As conducted, this study has several potential limitations. The first is the rate of survey response. The second is that this was an urban-based study, and its results might not be comparable to those of other areas. The rates of intubation per paramedic, as well as the methods and preferences of techniques, may be different elsewhere.

     The risk of injury resulting from overinflated ETTcs warrants evaluation of current endotracheal intubation practices. The practice of inflating ETTcs without precisely measuring their pressure, in particular, should be closely scrutinized. We believe the information described here should be considered in addressing the significant issues of safety of endotracheal intubation performed in the prehospital setting and how to make such intubations as successful and safe as possible.

References

1. Seegobin RD, van Hasselt GL. Endotracheal cuff pressure and tracheal mucosal blood flow: Endoscopic study of effects of four large volume cuffs. Br Med J (Clin Res Ed) 288:965–8, 1984.

2. Guyton DC, Barlow MR, Besselievre TR. Influence of airway pressure on minimum occlusive endotracheal tube cuff pressure. Crit Care Med 25:91–4, 1997.

3. Curiel Garcia JA, Guerrero-Romero F, Rodriguez-Moran M. Cuff pressure in endotracheal intubation: Should it be routinely measured? Gac Med Mex 137:179–82, 2001.

4. Striebel HW, Pinkwart LU, Karavias T. Tracheal rupture caused by overinflation of endotracheal tube cuff. Anaesthesist 44:186–8, 1995.

5. Pfannenstiel TJ, Gal TJ, Hayes DK, Myers KV. Vocal fold immobility following burn intensive care. Otolaryngol Head Neck Surg 137:152–6, 2007.

6. Mooty RC, Rath P, Self M, Dunn E, Mangram A. Review of tracheo-esophageal fistula associated with endotracheal intubation. J Surg Educ 64:237–40, 2007.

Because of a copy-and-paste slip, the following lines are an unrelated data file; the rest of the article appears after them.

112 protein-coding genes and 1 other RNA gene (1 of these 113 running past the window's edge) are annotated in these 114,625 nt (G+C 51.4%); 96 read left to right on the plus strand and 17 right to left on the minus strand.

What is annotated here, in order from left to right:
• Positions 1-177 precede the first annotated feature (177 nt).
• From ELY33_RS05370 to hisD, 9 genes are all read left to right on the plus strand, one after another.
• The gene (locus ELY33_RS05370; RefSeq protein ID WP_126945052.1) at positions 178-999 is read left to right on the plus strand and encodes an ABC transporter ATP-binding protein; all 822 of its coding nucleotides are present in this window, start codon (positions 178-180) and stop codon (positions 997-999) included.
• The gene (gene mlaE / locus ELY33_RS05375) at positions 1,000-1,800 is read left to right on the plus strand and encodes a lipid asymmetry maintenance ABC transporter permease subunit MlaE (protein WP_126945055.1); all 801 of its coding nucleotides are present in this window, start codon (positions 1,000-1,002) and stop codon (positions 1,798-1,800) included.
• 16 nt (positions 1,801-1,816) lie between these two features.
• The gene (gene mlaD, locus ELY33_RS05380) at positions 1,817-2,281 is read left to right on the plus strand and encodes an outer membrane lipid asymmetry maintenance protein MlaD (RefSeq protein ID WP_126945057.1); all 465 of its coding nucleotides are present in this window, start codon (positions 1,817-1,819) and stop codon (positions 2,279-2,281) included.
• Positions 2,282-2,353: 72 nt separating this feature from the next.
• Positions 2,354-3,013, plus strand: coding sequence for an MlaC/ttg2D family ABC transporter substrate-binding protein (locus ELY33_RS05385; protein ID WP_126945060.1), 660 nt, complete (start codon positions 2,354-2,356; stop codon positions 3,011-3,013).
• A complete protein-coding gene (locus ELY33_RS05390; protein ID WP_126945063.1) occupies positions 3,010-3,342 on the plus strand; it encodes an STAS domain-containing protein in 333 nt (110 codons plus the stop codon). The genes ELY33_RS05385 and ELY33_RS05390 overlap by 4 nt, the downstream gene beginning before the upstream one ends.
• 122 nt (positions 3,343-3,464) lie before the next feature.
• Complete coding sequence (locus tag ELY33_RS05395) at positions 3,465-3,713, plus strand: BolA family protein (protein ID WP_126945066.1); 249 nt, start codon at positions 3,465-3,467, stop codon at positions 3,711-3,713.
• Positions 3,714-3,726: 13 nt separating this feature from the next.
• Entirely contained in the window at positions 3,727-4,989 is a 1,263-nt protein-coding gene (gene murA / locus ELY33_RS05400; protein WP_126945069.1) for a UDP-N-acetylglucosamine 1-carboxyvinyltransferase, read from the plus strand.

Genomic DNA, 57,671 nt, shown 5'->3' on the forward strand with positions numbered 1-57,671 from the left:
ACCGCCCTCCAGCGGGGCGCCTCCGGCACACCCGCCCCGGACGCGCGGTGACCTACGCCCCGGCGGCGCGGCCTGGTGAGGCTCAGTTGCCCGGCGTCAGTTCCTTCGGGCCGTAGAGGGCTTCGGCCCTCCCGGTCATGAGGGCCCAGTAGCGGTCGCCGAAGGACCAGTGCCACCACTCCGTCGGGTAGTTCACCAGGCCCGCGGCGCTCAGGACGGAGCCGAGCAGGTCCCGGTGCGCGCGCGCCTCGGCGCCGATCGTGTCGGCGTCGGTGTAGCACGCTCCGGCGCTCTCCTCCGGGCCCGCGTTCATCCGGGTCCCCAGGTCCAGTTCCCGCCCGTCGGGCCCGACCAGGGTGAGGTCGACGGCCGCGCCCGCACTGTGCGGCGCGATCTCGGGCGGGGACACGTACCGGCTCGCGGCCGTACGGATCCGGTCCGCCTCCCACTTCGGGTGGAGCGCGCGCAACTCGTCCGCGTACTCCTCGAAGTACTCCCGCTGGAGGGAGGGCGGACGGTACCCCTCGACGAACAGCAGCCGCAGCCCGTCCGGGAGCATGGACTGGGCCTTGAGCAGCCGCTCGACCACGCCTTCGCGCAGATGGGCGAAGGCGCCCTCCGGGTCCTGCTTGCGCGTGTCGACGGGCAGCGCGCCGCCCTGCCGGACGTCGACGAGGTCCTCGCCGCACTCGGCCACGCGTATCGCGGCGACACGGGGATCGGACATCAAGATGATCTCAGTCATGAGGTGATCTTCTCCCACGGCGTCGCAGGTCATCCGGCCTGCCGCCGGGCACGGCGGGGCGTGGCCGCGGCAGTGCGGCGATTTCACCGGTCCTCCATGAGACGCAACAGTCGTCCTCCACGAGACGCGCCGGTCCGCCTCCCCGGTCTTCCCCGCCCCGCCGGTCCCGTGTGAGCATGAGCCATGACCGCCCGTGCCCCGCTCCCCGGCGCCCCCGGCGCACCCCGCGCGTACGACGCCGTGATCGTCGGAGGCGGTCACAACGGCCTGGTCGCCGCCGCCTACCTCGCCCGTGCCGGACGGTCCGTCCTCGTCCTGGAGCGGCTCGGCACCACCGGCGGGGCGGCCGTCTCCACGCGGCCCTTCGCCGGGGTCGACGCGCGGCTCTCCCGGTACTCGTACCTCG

7. Svenson JE, Lindsay MB, O'Connor JE. Endotracheal intracuff pressures in the ED and prehospital setting: Is there a problem? Am J Emerg Med 25:53–6, 2007.

8. Touzot-Jourde G, Stedman NL, Trim CM. The effects of two endotracheal tube cuff inflation pressures on liquid aspiration and tracheal wall damage in horses. Vet Anaesth Analg 32:23–9, 2005.

9. Granja C, Faraldo S, Laguna P, Góis L. Control of the endotracheal cuff balloon pressure as a method of preventing laryngotracheal lesions in critically ill intubated patients. Rev Esp Anestesiol Reanim 49:137–40, 2000.

10. Kao EL. Continuous dynamic record of intracuff pressure in endotracheal intubated patients. Gaoxiong Yi Xue Ke Xue Za Zhi 7:1–6, 1991.

11. Parwani V, Hahn IH, Krieger P, Zajac P, Arakaki D, Hoffman RJ. Assessing endotracheal tube cuff pressure. Emerg Med Serv 35:82–4, 2006.

12. Hoffman RJ, Parwani V, Hahn IH. Experienced emergency medicine physicians cannot safely inflate or estimate endotracheal tube cuff pressure using standard techniques. Am J Emerg Med 24:139–43, 2006.

13. Stewart SL, Secrest JA, Norwood BR, Zachary R. A comparison of endotracheal tube cuff pressures using estimation techniques and direct intracuff measurement. AANA J 71:443–7, 2003.